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The only line in Buffet's quote I disagreed with was "rationality frequently wilts when the institutional imperative comes into play", and this is why.

It would be awfully surprising if virtually all companies had the same problems due to smart people suddenly behaving irrationally in the same way. It's much less surprising that smart people behave rationally in their own interests, but that those interests regularly fail to align with overall company interests.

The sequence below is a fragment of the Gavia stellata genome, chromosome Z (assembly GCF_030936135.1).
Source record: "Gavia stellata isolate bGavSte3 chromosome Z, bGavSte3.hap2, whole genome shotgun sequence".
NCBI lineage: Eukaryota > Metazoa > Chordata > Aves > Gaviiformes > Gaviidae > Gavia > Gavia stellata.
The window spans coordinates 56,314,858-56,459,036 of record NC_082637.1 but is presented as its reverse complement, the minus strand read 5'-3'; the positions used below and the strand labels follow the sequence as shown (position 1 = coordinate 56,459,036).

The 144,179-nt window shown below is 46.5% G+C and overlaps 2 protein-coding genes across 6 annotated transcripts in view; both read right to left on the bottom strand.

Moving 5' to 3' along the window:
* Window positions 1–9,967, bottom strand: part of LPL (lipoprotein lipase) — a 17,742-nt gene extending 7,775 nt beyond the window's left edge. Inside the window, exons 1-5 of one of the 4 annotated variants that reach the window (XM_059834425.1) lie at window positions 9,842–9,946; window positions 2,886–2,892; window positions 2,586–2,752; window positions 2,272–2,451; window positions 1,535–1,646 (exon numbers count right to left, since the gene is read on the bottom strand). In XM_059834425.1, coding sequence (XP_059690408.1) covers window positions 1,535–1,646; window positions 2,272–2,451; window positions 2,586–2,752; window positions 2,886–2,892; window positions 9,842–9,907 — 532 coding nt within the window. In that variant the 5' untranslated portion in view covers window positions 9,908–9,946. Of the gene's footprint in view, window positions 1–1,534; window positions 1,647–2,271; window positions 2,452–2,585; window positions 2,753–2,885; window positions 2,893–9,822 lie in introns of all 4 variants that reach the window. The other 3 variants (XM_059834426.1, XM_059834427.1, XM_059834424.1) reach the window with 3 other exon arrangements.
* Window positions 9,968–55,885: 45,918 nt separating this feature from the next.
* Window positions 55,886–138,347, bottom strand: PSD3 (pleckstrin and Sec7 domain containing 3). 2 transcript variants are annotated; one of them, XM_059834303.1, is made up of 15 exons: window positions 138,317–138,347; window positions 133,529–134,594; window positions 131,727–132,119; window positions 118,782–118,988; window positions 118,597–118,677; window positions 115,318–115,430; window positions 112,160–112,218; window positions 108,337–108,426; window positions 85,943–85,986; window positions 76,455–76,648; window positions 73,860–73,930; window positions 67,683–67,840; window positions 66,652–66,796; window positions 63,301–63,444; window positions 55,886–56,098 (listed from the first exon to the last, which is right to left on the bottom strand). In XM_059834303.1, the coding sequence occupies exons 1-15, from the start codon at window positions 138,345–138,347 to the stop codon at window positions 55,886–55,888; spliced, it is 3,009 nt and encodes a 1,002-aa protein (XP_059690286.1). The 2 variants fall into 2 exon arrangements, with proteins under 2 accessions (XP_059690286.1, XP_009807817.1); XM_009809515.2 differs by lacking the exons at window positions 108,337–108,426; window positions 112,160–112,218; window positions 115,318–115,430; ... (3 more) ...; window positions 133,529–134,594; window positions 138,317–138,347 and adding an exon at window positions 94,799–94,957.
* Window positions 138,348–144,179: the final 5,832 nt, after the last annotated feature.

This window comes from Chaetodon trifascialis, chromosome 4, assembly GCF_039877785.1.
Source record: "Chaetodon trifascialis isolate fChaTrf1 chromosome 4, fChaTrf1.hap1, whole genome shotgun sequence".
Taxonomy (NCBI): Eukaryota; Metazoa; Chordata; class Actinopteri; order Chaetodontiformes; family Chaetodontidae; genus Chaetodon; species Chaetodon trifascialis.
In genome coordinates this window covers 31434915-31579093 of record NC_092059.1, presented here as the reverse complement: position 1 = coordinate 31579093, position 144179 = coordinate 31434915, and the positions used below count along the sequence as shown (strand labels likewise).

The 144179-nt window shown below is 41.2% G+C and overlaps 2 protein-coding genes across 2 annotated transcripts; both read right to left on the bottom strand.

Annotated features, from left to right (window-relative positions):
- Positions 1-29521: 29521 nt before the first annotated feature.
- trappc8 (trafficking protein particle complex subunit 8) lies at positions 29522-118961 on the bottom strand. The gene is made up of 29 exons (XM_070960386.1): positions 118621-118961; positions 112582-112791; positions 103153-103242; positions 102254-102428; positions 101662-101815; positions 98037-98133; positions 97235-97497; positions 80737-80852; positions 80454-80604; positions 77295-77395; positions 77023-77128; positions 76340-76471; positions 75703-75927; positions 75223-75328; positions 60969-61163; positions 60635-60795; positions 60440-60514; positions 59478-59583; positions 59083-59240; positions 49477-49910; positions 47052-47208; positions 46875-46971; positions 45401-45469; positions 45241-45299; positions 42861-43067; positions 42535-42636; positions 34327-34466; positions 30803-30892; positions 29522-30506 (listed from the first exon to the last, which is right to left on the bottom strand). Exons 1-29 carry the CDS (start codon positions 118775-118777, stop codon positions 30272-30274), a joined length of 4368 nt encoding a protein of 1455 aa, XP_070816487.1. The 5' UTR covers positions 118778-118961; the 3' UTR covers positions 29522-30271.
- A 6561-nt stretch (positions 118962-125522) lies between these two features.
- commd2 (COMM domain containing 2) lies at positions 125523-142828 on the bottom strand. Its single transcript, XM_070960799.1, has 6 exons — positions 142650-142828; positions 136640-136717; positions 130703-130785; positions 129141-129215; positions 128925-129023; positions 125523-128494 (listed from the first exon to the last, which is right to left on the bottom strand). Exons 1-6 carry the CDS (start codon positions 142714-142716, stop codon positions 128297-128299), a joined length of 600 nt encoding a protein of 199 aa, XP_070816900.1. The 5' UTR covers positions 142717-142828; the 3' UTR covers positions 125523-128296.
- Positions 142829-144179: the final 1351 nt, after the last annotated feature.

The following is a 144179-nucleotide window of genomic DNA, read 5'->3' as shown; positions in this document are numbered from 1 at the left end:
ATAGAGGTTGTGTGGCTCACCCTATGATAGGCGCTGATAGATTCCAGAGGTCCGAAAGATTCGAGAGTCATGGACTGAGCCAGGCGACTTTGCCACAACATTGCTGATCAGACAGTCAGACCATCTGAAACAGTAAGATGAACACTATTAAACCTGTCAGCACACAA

And I think the pattern you describe is even mirrored on an institutional level. People are quick to mock Kodak for ignoring the rise of digital cameras, but they tend to undervalue the amount of risk that pivot would involve. If you're a world leader in product X, and that gets replaced by product Y, pivoting destroys the value of your expertise and puts you at risk. It's unpopular but perhaps sensible to settle on winding down profitably (the institutional version of a timely exit) instead of pivoting.




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